Passion for learning, a drive to succeed and careful planning have led one Stephen F. Austin State University student to graduate at the age of 19.
Nacogdoches native Jackie Pierce will receive her bachelor's degree in special education at Saturday's commencement ceremony after only two and a half years at SFA. According to university records, fewer than a dozen students have graduated from SFA at the age of 19 in the last two decades.
Pierce began auditing classes at SFA when she was only 14 and later took dual-credit courses while being home-schooled. While at SFA, she took between 18 and 19 credit hours per semester and 15 hours each summer. Not only did she take on a full-load of college courses, but she also supported herself with a full-time job.
The honor graduate credits her success to staying organized and planning exactly which classes to take from the beginning, as well as having a good relationship with her adviser. The aspiring special education teacher said she was driven to complete school so quickly because of the anticipation of having her own classroom and children to teach.
Pierce's involvement in PALS, a program that pairs special needs children with mentors, inspired her to pursue a degree in special education. She also was involved in PALS in-home training, which provides therapy and life skills for special needs children outside of the classroom.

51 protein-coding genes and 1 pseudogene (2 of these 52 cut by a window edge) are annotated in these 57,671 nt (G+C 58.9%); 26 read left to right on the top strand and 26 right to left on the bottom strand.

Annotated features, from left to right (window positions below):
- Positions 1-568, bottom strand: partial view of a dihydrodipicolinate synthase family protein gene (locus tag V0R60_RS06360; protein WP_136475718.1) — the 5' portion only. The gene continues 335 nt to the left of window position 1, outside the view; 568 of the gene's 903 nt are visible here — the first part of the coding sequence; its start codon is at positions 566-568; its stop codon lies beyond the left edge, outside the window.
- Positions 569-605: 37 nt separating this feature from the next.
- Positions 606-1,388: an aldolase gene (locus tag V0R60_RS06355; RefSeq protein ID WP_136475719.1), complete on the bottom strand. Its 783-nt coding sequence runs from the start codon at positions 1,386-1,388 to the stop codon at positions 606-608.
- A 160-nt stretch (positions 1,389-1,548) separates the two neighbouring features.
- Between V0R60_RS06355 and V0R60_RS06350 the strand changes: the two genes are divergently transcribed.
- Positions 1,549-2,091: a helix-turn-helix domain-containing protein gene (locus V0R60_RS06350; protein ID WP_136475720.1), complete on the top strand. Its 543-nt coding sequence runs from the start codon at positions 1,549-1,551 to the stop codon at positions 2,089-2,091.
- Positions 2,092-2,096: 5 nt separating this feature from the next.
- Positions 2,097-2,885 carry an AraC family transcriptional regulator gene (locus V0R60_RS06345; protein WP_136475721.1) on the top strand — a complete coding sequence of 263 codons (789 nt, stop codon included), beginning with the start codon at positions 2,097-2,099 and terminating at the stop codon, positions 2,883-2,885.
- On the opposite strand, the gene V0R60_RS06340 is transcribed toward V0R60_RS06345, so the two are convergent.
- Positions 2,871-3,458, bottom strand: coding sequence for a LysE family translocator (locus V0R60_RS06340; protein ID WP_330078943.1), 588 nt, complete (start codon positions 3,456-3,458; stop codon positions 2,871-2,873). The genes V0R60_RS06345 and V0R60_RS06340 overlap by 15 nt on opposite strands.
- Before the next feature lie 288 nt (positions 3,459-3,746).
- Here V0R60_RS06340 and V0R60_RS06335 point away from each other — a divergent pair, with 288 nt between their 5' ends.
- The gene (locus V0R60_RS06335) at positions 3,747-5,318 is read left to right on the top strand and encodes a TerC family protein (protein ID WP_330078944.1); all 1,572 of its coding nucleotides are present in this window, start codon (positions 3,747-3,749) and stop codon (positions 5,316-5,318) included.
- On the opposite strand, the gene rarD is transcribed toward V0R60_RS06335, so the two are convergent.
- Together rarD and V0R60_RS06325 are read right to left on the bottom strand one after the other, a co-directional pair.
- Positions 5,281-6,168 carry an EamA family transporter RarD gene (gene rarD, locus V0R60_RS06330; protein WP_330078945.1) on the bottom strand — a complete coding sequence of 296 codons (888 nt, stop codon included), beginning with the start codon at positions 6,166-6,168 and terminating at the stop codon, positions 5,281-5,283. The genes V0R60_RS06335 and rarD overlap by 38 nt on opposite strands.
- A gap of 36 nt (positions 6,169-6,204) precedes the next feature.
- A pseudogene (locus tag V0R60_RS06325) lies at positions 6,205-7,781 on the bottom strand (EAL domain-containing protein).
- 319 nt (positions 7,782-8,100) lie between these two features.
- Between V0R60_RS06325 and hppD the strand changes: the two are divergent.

"I love special education. There is just something amazing about those kids," Pierce said. She is currently working on a math certification so that she can specialize in teaching math skills.
Another driving factor for her success has been her mother, M.E. McWilliams, who Pierce calls "her backbone." McWilliams is the director of SFA's award-winning Academic Assistance and Resource Center.
"She has always believed in me and supported me through all the ups and downs in my life," Pierce said. "I couldn't have done it without her."
In what little spare time she has, Pierce enjoys clogging, scrapbooking and photography. She considers herself "just a normal girl" and a "social butterfly."